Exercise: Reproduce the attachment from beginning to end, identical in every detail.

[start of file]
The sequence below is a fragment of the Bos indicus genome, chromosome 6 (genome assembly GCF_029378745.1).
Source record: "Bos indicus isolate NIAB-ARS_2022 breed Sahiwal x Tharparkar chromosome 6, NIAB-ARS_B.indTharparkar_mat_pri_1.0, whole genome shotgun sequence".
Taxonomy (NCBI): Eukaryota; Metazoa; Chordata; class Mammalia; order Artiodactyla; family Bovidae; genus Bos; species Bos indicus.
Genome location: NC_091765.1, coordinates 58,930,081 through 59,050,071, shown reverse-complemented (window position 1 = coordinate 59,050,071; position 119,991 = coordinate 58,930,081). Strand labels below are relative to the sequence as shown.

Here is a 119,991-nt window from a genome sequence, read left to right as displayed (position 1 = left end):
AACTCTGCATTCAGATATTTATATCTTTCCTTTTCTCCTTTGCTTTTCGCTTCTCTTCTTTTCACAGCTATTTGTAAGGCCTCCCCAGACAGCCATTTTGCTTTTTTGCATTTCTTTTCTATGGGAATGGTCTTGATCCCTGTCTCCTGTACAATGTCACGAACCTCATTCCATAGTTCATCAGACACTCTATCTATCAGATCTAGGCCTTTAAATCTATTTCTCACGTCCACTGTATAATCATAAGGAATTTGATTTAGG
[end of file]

The sequence below is a fragment of the Bos indicus genome, chromosome 6 (genome assembly GCF_029378745.1).
Source record: "Bos indicus isolate NIAB-ARS_2022 breed Sahiwal x Tharparkar chromosome 6, NIAB-ARS_B.indTharparkar_mat_pri_1.0, whole genome shotgun sequence".
Taxonomy (NCBI): Eukaryota; Metazoa; Chordata; class Mammalia; order Artiodactyla; family Bovidae; genus Bos; species Bos indicus.
Genome location: NC_091765.1, coordinates 58,930,081 through 59,050,071, shown reverse-complemented (window position 1 = coordinate 59,050,071; position 119,991 = coordinate 58,930,081). Strand labels below are relative to the sequence as shown.

Here is a 119,991-nt window from a genome sequence, read left to right as displayed (position 1 = left end):
AACTCTGCATTCAGATATTTATATCTTTCCTTTTCTCCTTTGCTTTTCGCTTCTCTTCTTTTCACAGCTATTTGTAAGGCCTCCCCAGACAGCCATTTTGCTTTTTTGCATTTCTTTTCTATGGGAATGGTCTTGATCCCTGTCTCCTGTACAATGTCACGAACCTCATTCCATAGTTCATCAGACACTCTATCTATCAGATCTAGGCCTTTAAATCTATTTCTCACGTCCACTGTATAATCATAAGGAATTTGATTTAGG